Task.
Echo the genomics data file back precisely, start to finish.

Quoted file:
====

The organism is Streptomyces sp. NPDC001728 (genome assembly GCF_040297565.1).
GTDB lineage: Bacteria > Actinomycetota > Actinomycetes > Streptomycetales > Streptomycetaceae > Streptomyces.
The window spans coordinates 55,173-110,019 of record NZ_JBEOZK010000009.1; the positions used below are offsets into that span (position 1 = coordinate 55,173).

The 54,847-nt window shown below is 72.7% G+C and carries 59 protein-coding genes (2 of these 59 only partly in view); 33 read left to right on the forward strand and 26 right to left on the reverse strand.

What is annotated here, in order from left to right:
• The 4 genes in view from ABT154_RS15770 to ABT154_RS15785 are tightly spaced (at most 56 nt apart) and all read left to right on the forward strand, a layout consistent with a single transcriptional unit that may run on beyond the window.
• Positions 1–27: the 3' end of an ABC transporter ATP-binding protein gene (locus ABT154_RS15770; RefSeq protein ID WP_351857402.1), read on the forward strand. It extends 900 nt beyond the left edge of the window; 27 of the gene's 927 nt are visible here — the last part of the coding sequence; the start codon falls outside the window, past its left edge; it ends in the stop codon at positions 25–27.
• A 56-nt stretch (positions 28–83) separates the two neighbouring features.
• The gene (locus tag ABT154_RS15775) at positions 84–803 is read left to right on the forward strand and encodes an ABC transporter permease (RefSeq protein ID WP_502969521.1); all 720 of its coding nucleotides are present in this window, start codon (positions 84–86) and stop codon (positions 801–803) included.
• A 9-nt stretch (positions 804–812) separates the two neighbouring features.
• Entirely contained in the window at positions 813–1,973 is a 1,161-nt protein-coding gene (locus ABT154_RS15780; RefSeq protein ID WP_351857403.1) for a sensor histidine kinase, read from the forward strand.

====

The organism is Streptomyces sp. NPDC001728 (genome assembly GCF_040297565.1).
GTDB lineage: Bacteria > Actinomycetota > Actinomycetes > Streptomycetales > Streptomycetaceae > Streptomyces.
The window spans coordinates 55,173-110,019 of record NZ_JBEOZK010000009.1; the positions used below are offsets into that span (position 1 = coordinate 55,173).

The 54,847-nt window shown below is 72.7% G+C and carries 59 protein-coding genes (2 of these 59 only partly in view); 33 read left to right on the forward strand and 26 right to left on the reverse strand.

What is annotated here, in order from left to right:
• The 4 genes in view from ABT154_RS15770 to ABT154_RS15785 are tightly spaced (at most 56 nt apart) and all read left to right on the forward strand, a layout consistent with a single transcriptional unit that may run on beyond the window.
• Positions 1–27: the 3' end of an ABC transporter ATP-binding protein gene (locus ABT154_RS15770; RefSeq protein ID WP_351857402.1), read on the forward strand. It extends 900 nt beyond the left edge of the window; 27 of the gene's 927 nt are visible here — the last part of the coding sequence; the start codon falls outside the window, past its left edge; it ends in the stop codon at positions 25–27.
• A 56-nt stretch (positions 28–83) separates the two neighbouring features.
• The gene (locus tag ABT154_RS15775) at positions 84–803 is read left to right on the forward strand and encodes an ABC transporter permease (RefSeq protein ID WP_502969521.1); all 720 of its coding nucleotides are present in this window, start codon (positions 84–86) and stop codon (positions 801–803) included.
• A 9-nt stretch (positions 804–812) separates the two neighbouring features.
• Entirely contained in the window at positions 813–1,973 is a 1,161-nt protein-coding gene (locus ABT154_RS15780; RefSeq protein ID WP_351857403.1) for a sensor histidine kinase, read from the forward strand.